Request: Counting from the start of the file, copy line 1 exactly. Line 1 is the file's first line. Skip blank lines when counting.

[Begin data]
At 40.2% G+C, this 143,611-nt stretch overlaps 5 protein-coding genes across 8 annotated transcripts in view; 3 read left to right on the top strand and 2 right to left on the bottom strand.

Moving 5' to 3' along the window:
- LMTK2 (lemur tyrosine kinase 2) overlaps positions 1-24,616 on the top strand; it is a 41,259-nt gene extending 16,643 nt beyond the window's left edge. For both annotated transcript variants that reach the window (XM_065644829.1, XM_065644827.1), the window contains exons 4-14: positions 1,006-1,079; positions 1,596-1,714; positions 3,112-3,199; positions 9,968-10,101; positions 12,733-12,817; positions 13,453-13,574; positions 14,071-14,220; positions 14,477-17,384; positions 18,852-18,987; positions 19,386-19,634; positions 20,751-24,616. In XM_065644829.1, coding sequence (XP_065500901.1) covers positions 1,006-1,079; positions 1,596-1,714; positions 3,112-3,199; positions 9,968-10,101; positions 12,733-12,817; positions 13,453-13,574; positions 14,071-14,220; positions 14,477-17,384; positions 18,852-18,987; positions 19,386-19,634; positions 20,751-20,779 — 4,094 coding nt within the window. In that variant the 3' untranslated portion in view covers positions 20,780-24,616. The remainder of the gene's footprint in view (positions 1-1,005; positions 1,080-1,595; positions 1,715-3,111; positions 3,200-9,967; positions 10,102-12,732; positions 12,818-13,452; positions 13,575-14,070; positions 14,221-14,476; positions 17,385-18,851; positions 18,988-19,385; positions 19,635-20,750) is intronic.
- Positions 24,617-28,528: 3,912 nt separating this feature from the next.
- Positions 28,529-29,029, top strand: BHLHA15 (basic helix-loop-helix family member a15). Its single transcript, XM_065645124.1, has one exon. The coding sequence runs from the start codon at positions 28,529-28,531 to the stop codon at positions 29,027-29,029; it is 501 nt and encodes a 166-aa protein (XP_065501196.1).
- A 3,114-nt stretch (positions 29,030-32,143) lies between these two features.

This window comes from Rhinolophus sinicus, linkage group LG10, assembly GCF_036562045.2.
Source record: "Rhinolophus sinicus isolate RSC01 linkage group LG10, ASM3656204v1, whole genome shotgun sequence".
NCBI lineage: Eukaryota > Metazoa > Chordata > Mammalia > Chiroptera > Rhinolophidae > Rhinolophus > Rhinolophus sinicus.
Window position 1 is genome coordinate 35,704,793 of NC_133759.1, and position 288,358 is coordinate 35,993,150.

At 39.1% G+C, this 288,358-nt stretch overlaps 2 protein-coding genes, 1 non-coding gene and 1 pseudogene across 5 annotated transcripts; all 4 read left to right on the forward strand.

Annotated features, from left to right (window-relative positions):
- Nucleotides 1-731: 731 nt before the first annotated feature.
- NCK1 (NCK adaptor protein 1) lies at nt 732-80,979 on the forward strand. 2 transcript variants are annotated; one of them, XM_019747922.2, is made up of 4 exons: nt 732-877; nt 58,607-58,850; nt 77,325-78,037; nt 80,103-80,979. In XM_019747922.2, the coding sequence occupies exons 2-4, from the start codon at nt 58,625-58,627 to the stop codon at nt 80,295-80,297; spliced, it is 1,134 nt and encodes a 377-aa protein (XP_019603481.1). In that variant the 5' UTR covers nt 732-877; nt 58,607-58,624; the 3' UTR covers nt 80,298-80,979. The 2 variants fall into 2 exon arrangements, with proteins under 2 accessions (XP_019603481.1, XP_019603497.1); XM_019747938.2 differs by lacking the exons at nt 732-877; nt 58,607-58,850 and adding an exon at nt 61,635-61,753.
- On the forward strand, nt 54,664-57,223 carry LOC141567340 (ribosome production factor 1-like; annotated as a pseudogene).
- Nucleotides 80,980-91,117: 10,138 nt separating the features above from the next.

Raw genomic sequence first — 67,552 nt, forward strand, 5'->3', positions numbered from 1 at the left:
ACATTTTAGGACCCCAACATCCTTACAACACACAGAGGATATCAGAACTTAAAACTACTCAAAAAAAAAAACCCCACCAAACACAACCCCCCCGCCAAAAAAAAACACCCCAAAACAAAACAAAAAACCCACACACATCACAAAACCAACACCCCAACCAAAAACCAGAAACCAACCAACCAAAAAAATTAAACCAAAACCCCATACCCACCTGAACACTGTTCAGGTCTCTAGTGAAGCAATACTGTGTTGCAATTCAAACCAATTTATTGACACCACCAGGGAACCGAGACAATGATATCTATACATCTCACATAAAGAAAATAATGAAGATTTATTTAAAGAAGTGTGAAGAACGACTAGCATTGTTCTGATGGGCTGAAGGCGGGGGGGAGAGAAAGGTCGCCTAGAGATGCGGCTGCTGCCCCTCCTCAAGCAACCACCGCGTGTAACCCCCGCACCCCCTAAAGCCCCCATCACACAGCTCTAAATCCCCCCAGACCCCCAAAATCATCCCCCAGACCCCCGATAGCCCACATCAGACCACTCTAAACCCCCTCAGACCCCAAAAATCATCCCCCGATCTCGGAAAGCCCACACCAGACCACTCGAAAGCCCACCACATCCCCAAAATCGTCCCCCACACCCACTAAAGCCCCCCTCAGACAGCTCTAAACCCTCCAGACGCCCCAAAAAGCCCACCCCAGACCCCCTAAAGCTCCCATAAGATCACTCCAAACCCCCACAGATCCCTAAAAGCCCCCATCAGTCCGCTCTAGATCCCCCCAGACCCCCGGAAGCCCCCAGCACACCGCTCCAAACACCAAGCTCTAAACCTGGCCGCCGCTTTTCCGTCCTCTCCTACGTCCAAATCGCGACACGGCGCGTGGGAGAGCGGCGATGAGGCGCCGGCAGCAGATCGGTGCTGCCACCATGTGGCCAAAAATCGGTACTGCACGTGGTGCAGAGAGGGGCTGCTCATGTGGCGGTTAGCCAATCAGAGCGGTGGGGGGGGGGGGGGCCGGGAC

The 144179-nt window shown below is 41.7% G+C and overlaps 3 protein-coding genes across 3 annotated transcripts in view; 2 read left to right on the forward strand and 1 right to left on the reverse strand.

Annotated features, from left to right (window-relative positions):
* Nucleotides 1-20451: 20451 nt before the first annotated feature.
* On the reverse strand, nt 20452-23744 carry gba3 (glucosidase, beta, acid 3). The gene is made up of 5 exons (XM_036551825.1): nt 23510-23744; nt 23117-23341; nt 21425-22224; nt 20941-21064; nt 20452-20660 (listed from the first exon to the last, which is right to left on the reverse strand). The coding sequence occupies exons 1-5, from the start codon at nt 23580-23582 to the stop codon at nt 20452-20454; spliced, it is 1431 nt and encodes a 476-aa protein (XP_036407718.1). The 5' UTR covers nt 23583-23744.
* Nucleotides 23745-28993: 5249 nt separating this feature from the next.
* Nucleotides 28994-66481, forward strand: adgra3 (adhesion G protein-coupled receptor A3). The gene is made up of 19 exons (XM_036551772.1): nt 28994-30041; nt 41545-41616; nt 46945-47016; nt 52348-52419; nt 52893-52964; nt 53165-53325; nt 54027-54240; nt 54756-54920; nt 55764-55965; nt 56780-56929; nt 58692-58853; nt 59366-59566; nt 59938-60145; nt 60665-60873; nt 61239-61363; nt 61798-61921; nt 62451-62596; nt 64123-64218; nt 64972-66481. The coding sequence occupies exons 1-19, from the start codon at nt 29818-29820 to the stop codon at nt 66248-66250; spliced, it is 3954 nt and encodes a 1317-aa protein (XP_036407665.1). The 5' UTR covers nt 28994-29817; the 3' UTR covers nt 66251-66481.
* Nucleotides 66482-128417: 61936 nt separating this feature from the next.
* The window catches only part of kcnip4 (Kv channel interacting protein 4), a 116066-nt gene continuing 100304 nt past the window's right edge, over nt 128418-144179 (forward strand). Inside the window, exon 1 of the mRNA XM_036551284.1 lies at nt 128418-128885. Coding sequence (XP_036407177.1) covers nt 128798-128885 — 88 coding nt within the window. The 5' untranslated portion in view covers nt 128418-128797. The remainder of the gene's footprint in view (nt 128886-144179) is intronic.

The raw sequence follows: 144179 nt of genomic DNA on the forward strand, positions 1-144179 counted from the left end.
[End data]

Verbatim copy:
At 40.2% G+C, this 143,611-nt stretch overlaps 5 protein-coding genes across 8 annotated transcripts in view; 3 read left to right on the top strand and 2 right to left on the bottom strand.